A number of Oscars and one of the more memorable psychopaths in cinematic history render any banal positive reviews of The Silence of the Lambs unnecessary. Therefore I will keep this brief and try to throw in a chuckle or two.
Silence of the Lambs is a masterpiece in characterisation and lean filmmaking. If you think about it the characters portrayed are either vital to the story or mere window-dressing, there are no in between ‘sorta’ supporting roles.
This leaves rookie FBI trainee Clarice Starling (Jodie Foster) free to hunt a serial killer named Buffalo Bill (Ted Levine) on behalf of senior FBI agent Jack Crawford (Scott Glenn). With the all important support and guidance from super intelligent, clinical and fiendishly complicated Hannibal ‘the Cannibal’ Lecter (Anthony Hopkins).
Without Hannibal’s input SotL might still be a solid FBI procedural ‘go-geddim’, it just wouldn’t be near as memorable. Hannibal doesn’t display many other signs of normal body language, he remains bolt upright and his arms and hands rarely move about. Hopkins’ performance is all eyes – a steely gaze during conversation changes instantly to a wide eyed glare during times where ‘you’d better listen’. His speech is quick, clipped and crisp, though he hangs on to the last syllable of every important sentence as if he’s afraid that ending it won’t allow time for another.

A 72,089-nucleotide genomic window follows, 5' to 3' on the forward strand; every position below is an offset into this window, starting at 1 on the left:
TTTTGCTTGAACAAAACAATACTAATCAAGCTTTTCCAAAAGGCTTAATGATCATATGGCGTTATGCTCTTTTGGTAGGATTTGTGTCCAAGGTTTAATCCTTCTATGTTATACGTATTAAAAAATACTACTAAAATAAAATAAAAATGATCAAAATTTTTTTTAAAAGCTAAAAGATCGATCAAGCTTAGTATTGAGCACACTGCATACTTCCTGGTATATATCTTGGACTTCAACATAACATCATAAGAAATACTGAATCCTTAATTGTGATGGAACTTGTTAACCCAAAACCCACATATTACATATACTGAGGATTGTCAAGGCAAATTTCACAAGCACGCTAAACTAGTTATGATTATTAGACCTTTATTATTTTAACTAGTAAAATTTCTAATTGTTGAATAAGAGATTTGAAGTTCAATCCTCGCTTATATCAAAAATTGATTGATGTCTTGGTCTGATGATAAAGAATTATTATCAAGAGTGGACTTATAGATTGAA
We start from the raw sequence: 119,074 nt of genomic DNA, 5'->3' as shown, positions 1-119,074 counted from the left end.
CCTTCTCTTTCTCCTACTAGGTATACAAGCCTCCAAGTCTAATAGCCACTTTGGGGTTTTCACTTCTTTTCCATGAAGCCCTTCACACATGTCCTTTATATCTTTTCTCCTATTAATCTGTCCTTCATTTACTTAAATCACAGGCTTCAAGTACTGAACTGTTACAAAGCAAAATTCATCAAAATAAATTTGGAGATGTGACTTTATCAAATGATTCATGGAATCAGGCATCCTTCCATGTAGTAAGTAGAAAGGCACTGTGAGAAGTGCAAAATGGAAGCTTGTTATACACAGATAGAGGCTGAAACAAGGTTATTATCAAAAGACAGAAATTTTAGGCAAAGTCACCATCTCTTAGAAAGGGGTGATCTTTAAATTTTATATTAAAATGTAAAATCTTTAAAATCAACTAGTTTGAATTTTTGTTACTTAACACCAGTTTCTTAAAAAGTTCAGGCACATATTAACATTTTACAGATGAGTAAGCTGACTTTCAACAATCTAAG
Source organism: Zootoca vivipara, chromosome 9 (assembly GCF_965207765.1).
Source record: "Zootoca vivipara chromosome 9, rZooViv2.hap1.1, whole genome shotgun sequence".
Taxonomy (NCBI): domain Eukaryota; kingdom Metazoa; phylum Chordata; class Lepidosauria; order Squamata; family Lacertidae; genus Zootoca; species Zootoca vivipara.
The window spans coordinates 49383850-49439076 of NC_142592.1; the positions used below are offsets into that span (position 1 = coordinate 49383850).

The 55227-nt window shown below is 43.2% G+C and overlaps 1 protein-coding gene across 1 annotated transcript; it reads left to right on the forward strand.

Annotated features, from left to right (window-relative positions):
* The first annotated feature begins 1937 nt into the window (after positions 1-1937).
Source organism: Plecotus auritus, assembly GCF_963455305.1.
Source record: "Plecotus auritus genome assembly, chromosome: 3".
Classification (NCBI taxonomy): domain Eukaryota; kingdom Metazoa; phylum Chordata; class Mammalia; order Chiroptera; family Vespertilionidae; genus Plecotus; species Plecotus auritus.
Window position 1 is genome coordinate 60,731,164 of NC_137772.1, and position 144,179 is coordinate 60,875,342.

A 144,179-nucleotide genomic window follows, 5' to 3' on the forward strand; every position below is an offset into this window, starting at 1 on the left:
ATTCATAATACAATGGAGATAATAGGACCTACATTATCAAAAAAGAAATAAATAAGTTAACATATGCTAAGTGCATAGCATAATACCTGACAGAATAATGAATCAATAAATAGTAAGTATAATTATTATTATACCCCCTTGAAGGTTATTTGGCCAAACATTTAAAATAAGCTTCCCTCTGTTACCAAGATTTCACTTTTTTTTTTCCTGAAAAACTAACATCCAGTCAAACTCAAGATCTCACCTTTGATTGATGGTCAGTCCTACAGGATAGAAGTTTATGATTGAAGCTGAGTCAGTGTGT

Even though Hopkins’ screentime is very short he also gets all the best lines and is the core of the most memorable sequences.
After a perceived discourtesy to young Clarice enrages Hannibal he throws her a bone and her investigation progresses more rapidly. Along the way she learns more and more about Buffy B, and in a few solid scenes so do the audience, most notably the oft parodied ‘self analysis’ whilst wearing a lovely pink negligee.
Clarice begins the film as a nervous rookie in a grown man’s environment, that of the testosterone dominated FBI ranks. She ends the film a seasoned pro who has seen things that 99% of the population couldn’t possibly fathom.
Without labouring on the plot developments the final sequence contains a masterful misdirection that will shock and hook you in until the closing credits, and even though we now know that the sequels didn’t really deliver you were definitely left wanting more of Hannibal at the time.
There are lots of close ups during dialogue scenes that demand that you pay attention, and given the gory and disgusting subject matter Demme wisely keeps a leash on the violence and macabre to save the impact for the more important scenes near the end. He does though keep reminding us of the thematic elements with the occasional head in a jar, skinsuit or my favourite, the unnecessary throat-moth.
I am not a director’s aficionado. I subscribe more to the “I don’t know directing, but I know what I like” motif, that leads me to follow the careers of certain guys more than others. But The Silence of the Lambs is lean, mean and memorable and obviously exceptionally crafted.
Final Rating – 9 / 10. Very rarely do truly challenging films find both commercial and critical success – especially if they contain ‘unpleasant subject matter such as this. Silence of the Lambs managed both, on top of all that it is still as strong and packs as much of a punch some 20 years on.